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A Comparative Study of Levels of Pathological Gambling Among Methamphetamine Abusers and Other Substance Abusers

A Comparative Study of Levels of Pathological Gambling Among Methamphetamine Abusers and Other Substance Abusers

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Troy Bruner Oral Defense Troy Bruner Oral Defense Presentation Transcript

  • Oral Defense: A Comparative Study of Levels of Pathological Gambling Among Methamphetamine Abusers and Other Substance Abusers (Troy Bruner, Argosy University, Seattle)
  • OVERVIEW
    • 1. Conceptualization of the Study 2. A Brief Literature Review 3. Research Methodology 4. Data Collection 5. Results 6. Discussion, Conclusions, Implications
  • Study Conceptualization A brief explanation of background inspiration
  • Conceptualization of the Study
    • Description of the Research Problem
    • Comorbid PG and MA abuse is an understudied subject
    • Studies of general substance abusers and PG’s tend not to differentiate MA abusers from other groups of stimulant abusers
    • Most studies of substance abusers and PG’s do not include any appreciable number of MA abusers relative to the population sampled
  • Description of the Research Problem (cont.)
    • Currently, the majority of state-funded CD programs do not assess for PG
    • Treatment is difficult to obtain in both the CD and MH systems
    • Any research showing SA and PG comorbidities strengthens the argument for dual-diagnosis assessment and treatment
  • Description of the Problem (cont.)
    • Treating one addiction, but not a subsequent addiction, limits treatment effectiveness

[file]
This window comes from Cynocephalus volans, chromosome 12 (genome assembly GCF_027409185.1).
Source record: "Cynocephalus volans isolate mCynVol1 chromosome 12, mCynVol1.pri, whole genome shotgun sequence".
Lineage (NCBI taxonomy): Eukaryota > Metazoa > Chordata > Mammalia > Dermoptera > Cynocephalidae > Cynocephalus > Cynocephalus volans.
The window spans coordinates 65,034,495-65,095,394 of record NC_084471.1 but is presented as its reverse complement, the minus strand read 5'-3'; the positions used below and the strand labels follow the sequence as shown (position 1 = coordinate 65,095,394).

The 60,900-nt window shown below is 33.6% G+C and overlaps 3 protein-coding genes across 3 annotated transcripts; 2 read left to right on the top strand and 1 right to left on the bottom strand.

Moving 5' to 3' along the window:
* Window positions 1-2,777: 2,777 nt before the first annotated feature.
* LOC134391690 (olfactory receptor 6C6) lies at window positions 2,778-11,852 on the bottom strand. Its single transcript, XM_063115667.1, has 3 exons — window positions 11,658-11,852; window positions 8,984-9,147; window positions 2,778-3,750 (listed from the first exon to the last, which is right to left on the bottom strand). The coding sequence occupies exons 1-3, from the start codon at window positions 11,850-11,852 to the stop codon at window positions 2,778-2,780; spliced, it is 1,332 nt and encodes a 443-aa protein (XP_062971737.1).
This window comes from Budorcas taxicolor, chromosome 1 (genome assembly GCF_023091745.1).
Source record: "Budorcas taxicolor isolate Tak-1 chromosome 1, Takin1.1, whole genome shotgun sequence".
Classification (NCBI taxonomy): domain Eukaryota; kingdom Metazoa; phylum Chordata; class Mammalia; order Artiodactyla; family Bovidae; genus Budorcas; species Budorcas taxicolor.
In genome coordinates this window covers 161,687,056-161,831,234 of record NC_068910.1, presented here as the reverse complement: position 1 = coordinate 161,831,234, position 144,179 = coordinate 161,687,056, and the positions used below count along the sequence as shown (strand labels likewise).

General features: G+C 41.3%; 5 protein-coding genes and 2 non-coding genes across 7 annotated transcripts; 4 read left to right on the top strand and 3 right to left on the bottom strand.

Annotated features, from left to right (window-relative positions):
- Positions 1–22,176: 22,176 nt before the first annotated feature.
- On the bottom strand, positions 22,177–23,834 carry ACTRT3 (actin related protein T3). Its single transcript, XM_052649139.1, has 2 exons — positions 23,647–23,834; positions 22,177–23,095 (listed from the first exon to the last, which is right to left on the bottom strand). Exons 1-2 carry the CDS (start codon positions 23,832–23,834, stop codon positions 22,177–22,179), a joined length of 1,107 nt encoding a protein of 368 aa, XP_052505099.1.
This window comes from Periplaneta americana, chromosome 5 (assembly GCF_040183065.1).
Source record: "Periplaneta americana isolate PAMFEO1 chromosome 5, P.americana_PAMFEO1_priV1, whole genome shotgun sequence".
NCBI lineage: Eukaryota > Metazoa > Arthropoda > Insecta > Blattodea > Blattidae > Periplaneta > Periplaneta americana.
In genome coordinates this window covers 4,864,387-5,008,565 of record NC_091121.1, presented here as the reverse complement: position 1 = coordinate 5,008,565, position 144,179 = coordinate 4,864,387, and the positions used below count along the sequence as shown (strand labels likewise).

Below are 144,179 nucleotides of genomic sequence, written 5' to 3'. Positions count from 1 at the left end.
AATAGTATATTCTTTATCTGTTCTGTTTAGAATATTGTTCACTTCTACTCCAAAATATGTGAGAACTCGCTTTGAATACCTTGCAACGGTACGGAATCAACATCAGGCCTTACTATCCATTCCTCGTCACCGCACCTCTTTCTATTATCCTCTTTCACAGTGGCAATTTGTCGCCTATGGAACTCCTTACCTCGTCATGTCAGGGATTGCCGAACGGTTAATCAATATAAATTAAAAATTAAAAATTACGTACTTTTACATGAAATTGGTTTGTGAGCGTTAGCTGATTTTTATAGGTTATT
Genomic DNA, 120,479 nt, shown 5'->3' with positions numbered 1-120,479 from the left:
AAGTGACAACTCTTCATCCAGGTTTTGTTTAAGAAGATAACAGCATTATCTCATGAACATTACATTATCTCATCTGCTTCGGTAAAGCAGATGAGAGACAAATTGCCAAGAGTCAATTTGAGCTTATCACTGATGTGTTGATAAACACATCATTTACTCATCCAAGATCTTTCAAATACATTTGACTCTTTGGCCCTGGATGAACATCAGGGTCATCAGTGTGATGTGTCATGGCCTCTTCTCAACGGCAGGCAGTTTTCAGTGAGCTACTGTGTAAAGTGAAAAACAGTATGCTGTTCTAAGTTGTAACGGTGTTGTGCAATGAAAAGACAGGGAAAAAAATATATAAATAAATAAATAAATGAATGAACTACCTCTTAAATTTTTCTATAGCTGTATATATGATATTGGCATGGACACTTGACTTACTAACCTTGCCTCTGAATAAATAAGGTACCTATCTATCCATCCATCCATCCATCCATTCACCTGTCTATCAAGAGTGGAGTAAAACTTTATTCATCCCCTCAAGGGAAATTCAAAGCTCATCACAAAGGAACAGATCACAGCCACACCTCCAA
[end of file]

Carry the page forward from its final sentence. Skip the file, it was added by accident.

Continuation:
• The economic costs of treating CD and PG are substantial
  • Comorbidity as an Additional Risk Factor
    • Substance abusers are more likely to have a mental health disorder and vice versa
    • Individuals with two or more disorders are more likely to experience homelessness, suicide, incarceration, unemployment, and medical problems
    • (Source: Hasin et al., 2006; Quello, Brady & Sonne, 2005; Maxwell, 2005; US Department of Health and Human Services, 2002)
  • Description of the Problem (cont.) MA abusers experience many problems more severely than other types of substance abusers
    • Co-occurring psychiatric Disorders
    • Impulsivity, e.g., risky sexual behavior, aggressiveness, and criminal behavior
    • Infectious diseases
    • Suicide Completion
  • MA & PG Comorbidities
    • Psychiatric: most commonly mood disorders with depression being most prevalent followed by bipolar disorder
      • The suicide risk for MA ranges from about 20%-40%
    • PGs also most commonly experience mood disorders
      • Petry’s review of several studies of PG’s showed rates of lifetime suicide attempts ranging from 13%-36.7% for treatment seekers versus 2.3%-11.1% for non-gamblers
    • Comorbid suicide rates are unknown